The British journal Lancet released a study on March 10 that breaks new ground in the constant battle over the ways modern living can damage a person's health. The study, titled "Atherosclerosis across 4000 years of human history: the Horus study of four ancient populations", conducted whole body CT scans of 137 mummies from four geographically separate cultures. The authors found calcified plaque in the arteries of 34 percent of the mummies. Hardening of the arteries, or atherosclerosis, has been considered a condition brought on by western lifestyles and current eating habits.
Mummies from ancient Egypt, Peru, the American southwest and the Aleutian Islands were examined. The discovery of plaque deposits in the arteries of 47 of the mummies strongly suggests that atherosclerosis is not a condition limited to industrial and post-industrial populations. Some of the mummies were from huntergatherer peoples that had not yet developed agriculture.
The study offers this interpretation:
Atherosclerosis was common in four preindustrial populations including preagricultural huntergatherers. Although commonly assumed to be a modern disease, the presence of atherosclerosis in premodern human beings raises the possibility of a more basic predisposition to the disease.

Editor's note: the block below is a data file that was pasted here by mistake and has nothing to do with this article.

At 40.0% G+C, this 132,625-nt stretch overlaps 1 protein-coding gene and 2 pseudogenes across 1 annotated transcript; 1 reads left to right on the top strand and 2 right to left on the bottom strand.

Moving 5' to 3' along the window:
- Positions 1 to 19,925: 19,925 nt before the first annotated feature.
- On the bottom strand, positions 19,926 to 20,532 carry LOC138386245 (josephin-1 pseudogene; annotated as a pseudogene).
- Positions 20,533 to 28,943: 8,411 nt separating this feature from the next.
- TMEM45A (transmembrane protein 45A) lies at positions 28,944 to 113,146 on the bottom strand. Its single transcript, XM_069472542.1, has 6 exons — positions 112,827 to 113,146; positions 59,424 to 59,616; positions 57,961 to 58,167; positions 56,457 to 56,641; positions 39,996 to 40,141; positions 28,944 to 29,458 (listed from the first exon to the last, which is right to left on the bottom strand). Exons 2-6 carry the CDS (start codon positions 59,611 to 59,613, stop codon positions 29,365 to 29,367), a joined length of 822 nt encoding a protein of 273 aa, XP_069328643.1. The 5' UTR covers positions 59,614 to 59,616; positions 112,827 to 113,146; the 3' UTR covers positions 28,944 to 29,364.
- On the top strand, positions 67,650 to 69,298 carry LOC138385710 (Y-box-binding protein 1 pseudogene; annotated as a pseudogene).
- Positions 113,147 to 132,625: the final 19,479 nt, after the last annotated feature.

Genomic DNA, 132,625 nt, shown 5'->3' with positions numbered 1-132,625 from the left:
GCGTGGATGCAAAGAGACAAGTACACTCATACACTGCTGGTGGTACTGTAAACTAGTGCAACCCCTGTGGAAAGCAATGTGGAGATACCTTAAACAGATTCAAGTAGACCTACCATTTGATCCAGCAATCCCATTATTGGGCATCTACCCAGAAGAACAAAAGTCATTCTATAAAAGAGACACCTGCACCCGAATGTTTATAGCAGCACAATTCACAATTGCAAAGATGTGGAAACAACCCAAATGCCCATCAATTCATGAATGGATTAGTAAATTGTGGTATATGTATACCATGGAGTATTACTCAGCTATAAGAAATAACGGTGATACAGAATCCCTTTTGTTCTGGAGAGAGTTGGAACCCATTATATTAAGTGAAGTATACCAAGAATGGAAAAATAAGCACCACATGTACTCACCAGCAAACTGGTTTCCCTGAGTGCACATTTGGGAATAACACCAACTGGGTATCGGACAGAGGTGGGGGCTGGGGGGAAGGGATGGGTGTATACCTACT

The study notes that the diets of the four populations studied varied greatly. The Unangans of the Aleutian Islands ate a diet almost entirely from marine sources. The other three cultures obtained meat from domesticated animals or hunting, and engaged in agriculture.
Previous, less broad studies, of Egyptian and Unangan mummies, also revealed plaque deposits which are considered characteristic of atherosclerosis, according to this study's authors. The conclusion drawn in the study, given the time span covered by the mummies, is that hardening of the arteries is a component of human aging and not characteristic of any particular life style or dietary regime.